The NFIP provides coverage for most buildings and their contents. Building coverage includes protection of the structure and its foundation, electrical systems including furnaces, A/C units, and water heaters, permanent floor coverings such as carpeting, built-in appliances, and debris removal. A separate policy can be purchased for personal content. Content coverage includes protection of personal belongings such as clothing, furniture, washers, dryers, deep freezers, and the food stored inside, and valuable items such as artwork and jewelry up to $2,500.

It’s important to note that building coverage is limited in basements, which the NFIP defines as any area of a building that’s below grade on all sides. Walk-out basements are not considered a basement because it is not below ground level on all four sides. Personal items such as furniture, and electronics, as well as improvements like finished flooring and finished walls are not covered if located in basements.

Flood insurance coverage is important for property owners to consider given that 40% of claims made to the NFIP come from buildings located outside of the Special Flood Hazard Area (i.e. 100-yr floodplain). Property owners should not rely solely on disaster assistance to help recover from flooding. Federal disaster assistance comes in the form of a loan that must be repaid with interest. FEMA states that from 2016 to 2022 the average disaster payment was $3,000 while the average flood insurance claim was $66,000. Considering that just a few inches of water inside your home or business can cost tens of thousands of dollars in damage, buying flood insurance is a wise financial decision.

Real Time Technical Assistance Opportunities Available


As a FEMA Cooperating Technical Partner (CTP), the Iowa DNR has funding available to develop high-level mitigation solutions through its Real Time Technical Assistance (RTTA) program. If your community has experienced repeated and significant flooding and is interested in exploring mitigation measures to reduce or eliminate that flood hazard, it could be eligible to become an RTTA project.

The Iowa DNR and Iowa Homeland Security and Emergency Management Department (HSEMD), as part of the Iowa Flood Risk Management Team, meet regularly with representatives from state and federal agencies to discuss communities interested in such assistance. Together these agencies can provide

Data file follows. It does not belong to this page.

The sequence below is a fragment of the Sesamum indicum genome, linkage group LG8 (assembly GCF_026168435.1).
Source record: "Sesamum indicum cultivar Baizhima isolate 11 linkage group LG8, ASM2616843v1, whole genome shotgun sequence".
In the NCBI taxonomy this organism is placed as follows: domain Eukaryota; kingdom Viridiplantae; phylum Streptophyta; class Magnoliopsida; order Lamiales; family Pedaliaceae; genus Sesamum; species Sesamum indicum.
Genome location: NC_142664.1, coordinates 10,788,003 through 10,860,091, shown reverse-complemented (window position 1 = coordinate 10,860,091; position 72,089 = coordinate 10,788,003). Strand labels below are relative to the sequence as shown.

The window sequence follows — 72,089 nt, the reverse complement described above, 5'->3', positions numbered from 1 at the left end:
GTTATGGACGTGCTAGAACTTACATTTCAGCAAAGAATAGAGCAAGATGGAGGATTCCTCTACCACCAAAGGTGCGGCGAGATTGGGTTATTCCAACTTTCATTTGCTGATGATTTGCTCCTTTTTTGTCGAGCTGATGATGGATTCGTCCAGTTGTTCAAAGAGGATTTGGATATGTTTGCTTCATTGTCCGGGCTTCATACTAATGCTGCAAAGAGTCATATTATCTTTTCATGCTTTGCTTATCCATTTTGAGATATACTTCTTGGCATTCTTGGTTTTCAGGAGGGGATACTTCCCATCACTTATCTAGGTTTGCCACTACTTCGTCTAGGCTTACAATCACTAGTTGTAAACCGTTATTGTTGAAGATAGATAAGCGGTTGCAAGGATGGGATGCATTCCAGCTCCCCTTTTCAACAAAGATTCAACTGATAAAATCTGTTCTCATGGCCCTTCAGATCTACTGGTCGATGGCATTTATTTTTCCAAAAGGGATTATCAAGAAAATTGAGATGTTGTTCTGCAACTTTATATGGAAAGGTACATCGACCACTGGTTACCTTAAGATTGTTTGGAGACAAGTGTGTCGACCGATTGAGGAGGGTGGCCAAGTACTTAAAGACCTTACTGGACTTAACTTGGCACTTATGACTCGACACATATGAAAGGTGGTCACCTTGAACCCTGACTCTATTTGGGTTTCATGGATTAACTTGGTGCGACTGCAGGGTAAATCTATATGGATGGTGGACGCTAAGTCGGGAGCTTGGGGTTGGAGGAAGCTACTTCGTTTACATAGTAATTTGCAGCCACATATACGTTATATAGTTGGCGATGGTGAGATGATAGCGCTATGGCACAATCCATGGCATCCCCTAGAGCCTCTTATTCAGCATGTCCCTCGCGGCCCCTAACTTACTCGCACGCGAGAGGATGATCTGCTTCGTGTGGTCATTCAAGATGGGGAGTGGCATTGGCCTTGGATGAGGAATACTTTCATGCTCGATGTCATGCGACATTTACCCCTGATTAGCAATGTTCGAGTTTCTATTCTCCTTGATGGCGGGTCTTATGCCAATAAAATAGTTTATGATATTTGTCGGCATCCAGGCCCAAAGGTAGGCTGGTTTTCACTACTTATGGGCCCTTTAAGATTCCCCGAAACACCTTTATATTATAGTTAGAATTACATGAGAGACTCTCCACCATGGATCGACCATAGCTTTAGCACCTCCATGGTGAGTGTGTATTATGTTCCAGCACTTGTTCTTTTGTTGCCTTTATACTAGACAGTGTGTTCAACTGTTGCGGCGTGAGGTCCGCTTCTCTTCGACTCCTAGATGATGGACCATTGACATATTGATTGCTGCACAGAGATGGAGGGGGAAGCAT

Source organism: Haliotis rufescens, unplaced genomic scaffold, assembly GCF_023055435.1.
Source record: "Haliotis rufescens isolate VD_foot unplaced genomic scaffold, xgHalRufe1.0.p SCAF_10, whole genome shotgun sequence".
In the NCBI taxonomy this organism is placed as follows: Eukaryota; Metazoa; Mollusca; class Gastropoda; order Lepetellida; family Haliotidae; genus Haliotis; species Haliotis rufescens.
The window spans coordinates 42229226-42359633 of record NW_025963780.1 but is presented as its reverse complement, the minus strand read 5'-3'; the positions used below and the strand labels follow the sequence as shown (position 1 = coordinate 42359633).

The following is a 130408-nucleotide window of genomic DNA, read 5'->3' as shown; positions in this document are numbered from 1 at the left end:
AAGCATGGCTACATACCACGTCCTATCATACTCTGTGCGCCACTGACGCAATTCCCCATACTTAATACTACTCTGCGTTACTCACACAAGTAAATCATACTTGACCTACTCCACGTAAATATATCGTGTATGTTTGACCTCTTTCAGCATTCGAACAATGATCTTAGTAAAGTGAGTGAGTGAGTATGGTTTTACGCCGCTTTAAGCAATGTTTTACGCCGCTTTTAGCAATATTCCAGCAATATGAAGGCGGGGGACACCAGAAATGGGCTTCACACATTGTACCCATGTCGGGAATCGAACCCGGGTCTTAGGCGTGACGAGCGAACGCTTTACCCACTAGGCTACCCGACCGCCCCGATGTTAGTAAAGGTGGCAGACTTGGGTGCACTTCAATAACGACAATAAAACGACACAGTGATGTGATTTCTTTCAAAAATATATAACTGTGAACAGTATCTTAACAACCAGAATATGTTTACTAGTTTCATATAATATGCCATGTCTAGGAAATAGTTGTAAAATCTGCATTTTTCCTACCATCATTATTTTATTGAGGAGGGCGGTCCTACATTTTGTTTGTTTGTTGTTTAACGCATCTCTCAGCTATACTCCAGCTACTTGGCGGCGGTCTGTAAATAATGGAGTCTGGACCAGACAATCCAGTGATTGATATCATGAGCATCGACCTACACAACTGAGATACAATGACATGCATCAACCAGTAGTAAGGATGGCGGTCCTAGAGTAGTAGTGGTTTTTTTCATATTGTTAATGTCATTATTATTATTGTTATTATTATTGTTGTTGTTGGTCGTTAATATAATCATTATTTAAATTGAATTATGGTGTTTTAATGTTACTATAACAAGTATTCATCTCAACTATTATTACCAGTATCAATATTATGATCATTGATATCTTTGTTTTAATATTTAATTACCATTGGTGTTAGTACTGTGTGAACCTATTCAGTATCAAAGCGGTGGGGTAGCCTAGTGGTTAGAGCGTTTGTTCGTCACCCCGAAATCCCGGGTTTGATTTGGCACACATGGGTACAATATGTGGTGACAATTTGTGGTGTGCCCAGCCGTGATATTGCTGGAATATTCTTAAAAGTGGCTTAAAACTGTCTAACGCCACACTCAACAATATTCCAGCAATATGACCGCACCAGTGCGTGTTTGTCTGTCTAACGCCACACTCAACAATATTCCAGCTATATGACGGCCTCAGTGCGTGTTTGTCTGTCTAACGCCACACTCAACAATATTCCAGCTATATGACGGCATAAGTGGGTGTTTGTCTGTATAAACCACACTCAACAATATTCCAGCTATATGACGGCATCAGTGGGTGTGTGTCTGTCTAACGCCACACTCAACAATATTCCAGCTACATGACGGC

technical resources to assist communities in understanding their flood hazards and options for mitigation, including but not limited to:

 Carrying out feasibility analyses and technical studies to help advance projects in your Hazard Mitigation Plan.  
 Collecting data and performing modeling scenarios for theoretical flood impacts and mitigation measures. 
 Completing enhanced flood risk products.   

Most often, this technical assistance can be provided to a community at no cost, though it may require a commitment to assist in gathering the information required for the analysis. Collectively, the state and federal agencies can provide modeling, planning technical assistance, and assist with gathering information required to determine project feasibility and to conduct a benefit-cost analysis.

There is no financial assistance for implementation or construction, but with the technical information provided through the RTTA, communities will be better positioned to apply for financial assistance available under an array of programs such as those found within FEMA’s Hazard Mitigation Assistance

If your community has an interest in benefiting from this Real Time Technical Assistance, a community representative is invited to complete the brief questionnaire at:

Questions about this Real Time Technical Assistance opportunity may be directed to:

Chris Kahle, Floodplain Mapping Coordinator
Iowa Department of Natural Resources
319-300-5719 or

Jim Marwedel, State Hazard Mitigation Planner
Iowa Homeland Security and Emergency Management Department
515-218-4943 or

SAVE THE DATE- CRS Training Opportunity

Save the date


The Iowa DNR and our counterparts in Kansas, Missouri, Nebraska, and FEMA Region 7 will host a Community Rating Symposium (CRS) Symposium on April 15th and 16th, 2024 at the University of Nebraska-Omaha’s Barbara Weitz Community Engagement Center (6001 Dodge St. Omaha, NE).

The CRS is a voluntary program that recognizes and encourages communities to adopt higher regulatory floodplain management standards and promote awareness of flood hazards in their communities. The more activities communities undertake to reduce flood losses, FEMA awards flood insurance policyholders with premium discounts.

This CRS Symposium will allow communities to learn about new national program trends. More importantly, it will allow local officials to come together and learn how other communities implement CRS activities and other flood hazard mitigation best practices.

We also are encouraging local officials from communities that currently don’t participate in the CRS to attend so they can hear from CRS communities about the application process and common activities that many CRS communities implement.

Keep an eye out for more information as we near April 15th including the agenda and schedule.